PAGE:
Introducing window based smart match for Cross Browser Testing with Coded UI Test
Coded UI Test enabled Cross Browser testing with Visual Studio Update 1. You can have a look at this link for some introduction on for cross browser testing. As part of Visual Studio Update 2, several enhancements were added to this feature. One of them, being smart match for top level windows in cross browser testing. Coded UI Test already had this top level window smart match enabled for other technologies, smart match was brought on par with this for Firefox and Chrome. You can have a look at the initial post for this feature posted by Anutthara.
Below is a brief description of the scenarios and small insight into the heuristics applied for smart match.
It is very common to have scenarios in Web Applications where part of the title remains constant and the other changes.
For example, when reading email the title could be “Inbox(35) – Google Chrome” (corresponding titles “Inbox(36) – Microsoft Internet Explorer” or “Inbox(35) – Mozilla Firefox”)
Of course, the part after the title, i.e., name of the browser as highlighted above is already always handled. The name of the browser is not a part of the title in the generated code, and we recommend you do not include it while hand-coding as well.
This feature will help you identify a window whose title probably changes and appears as any of the following:
- Inbox(35) – Google Chrome
- Inbox(40) – Google Chrome
- Inbox (35) – Google Chrome (notice the extra spaces)
How the heuristics work:
1) Whichever window has the longest common string will have a higher score. Example: “Inbox, 45 unread” and “Inbox, 46 unread” will be a 50% match because the longest common string is 8(Inbox, 4) out of the total length of 16. On the other hand, “Inbox, unread(45)” and “Inbox, unread(46)” will be excellent matches because the longest common string is 15 out of 17.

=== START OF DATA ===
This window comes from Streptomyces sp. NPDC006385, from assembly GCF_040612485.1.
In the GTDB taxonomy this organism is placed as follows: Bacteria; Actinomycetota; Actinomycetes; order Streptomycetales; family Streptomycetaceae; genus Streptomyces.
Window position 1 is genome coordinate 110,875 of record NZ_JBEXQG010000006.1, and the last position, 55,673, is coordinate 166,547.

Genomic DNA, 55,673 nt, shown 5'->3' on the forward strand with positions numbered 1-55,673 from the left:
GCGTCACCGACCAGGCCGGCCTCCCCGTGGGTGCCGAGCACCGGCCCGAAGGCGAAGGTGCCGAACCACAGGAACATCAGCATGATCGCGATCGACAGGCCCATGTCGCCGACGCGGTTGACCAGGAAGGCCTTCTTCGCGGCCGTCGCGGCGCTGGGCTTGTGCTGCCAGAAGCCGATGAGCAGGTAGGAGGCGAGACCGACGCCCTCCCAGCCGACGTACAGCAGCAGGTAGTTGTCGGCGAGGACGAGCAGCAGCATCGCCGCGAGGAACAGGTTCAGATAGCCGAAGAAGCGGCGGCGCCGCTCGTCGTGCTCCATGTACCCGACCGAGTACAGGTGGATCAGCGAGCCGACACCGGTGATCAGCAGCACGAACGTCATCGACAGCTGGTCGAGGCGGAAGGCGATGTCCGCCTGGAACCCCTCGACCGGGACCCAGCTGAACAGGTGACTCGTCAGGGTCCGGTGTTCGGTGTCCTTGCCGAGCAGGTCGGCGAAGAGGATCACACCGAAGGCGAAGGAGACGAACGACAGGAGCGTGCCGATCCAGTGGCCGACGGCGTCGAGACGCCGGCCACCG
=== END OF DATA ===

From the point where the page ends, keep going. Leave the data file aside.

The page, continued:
2) If two or more windows get a good score, the window on the top is picked up.
Sometimes of course smart match can end up getting you false positives; those scenarios can be worked around.
Also remember, smart match tends to make your automation a bit slower, since it’ll try to find the best match window if exact match does not exist.
If you know a part of the web page title will always change, it’s best to exclude that part in the search property and do a contains based search.
In the above example, generated code for the top level window would look like:
this.SearchProperties[UITestControl.PropertyNames.Name] = “Inbox(35)“;
Using the Coded UI Test Editor as explained here to change the property, it would look like:
this.SearchProperties.Add(new PropertyExpression(UITestControl.PropertyNames.Name, “Inbox“, PropertyExpressionOperator.Contains));
This way the window would be found in the first pass, saving overhead of smart match.
We hope to have made the playback much more resilient across web applications with this enhancement in cross browser testing with Coded UI Test!